One of the features that you can add when getting a new furnace is a whole-house humidifier. This is because the air that is produced from a furnace is typically warm and dry, and moisture needs to be incorporated into the air to make your home much more comfortable. However, there are multiple types of humidifiers that you can add to your HVAC system, which makes the selection process a bit confusing. Here is what you need to know about your options.
A drip humidifier is an entry-level humidifier. It is going to be the cheapest of all humidifiers, which is why they are so common. Water essentially drips over a screen that air passes through before going to your ductwork. The humidifier unit itself is also smaller, which works great for small spaces where a furnace is installed. However, these humidifiers tend to waste a bit of water, which may be a concern for some homeowners. The operation of the humidifier also requires a very strong fan, so it may struggle with a smaller home that uses a smaller furnace.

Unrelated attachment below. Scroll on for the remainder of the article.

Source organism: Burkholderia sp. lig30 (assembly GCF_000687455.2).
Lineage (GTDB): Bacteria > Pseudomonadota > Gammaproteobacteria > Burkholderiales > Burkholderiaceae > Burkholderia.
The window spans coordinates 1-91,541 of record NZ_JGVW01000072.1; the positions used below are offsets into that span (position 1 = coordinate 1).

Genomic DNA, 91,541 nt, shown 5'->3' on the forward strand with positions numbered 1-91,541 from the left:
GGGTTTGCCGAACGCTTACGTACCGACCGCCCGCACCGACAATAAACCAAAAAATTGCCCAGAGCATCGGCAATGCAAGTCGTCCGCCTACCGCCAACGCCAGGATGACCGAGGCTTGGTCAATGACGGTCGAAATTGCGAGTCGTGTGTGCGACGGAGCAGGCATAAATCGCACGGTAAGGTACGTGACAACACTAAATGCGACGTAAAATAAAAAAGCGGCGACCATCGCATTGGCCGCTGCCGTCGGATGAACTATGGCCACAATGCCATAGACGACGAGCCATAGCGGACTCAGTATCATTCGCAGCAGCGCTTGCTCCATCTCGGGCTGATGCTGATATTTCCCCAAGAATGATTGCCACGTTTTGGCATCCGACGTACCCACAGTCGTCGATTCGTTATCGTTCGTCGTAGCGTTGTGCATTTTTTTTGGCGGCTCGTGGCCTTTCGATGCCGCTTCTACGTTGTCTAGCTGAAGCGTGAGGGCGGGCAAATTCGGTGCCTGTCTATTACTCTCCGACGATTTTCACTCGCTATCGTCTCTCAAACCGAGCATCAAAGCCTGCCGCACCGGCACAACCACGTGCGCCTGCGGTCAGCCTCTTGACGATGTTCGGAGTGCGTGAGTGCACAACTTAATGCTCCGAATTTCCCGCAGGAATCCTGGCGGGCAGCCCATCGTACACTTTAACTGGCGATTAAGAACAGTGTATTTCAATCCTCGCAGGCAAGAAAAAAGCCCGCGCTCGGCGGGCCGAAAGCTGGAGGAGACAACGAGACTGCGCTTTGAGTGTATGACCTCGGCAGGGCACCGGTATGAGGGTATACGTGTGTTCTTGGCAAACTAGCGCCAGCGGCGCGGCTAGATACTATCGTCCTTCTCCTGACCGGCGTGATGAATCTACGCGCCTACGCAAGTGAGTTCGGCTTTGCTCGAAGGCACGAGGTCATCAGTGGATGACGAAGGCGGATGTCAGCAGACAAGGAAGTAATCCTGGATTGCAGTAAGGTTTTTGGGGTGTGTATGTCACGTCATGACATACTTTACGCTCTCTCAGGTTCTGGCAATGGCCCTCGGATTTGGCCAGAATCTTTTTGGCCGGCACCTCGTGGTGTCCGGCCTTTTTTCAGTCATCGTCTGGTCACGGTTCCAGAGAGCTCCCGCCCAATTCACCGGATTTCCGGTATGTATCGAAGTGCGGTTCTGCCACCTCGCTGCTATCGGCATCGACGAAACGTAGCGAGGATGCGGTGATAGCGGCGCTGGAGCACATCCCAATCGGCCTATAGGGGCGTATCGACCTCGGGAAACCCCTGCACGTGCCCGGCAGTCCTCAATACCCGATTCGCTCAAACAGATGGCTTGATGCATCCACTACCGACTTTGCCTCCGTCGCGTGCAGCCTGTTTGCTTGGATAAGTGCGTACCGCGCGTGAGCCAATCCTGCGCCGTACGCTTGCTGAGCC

Power Fan Humidifier
What makes a power fan humidifier different is that it works independently of the furnace. Unlike the bypass humidifier, a power fan humidifier does not require that the furnace is running for it to add humidity into the air. This is because the humidifier has its own fan that can push air through the device and into your ductwork. The physical size of this humidifier is quite large and must be installed on a supply duct. If the supply duct is in a tight space, a power fan humidifier may not be an option.
A steam humidifier is designed to improve humidity for a much larger space, such as a business or very large home. This is typically not used in residential homes, but it can be an option if you have humidity problems if you want to address. The machine does require air movement and has its own independent blower, which helps have better control over the humidity that ends up in the air. The downside to this type of unit is going to be the cost and the size because it is bigger and more expensive than the previous two options. It may also require its own circuit on your electrical panel due to how much electricity it uses.
For more information on whole-home humidifiers and furnaces, contact a local HVAC company.
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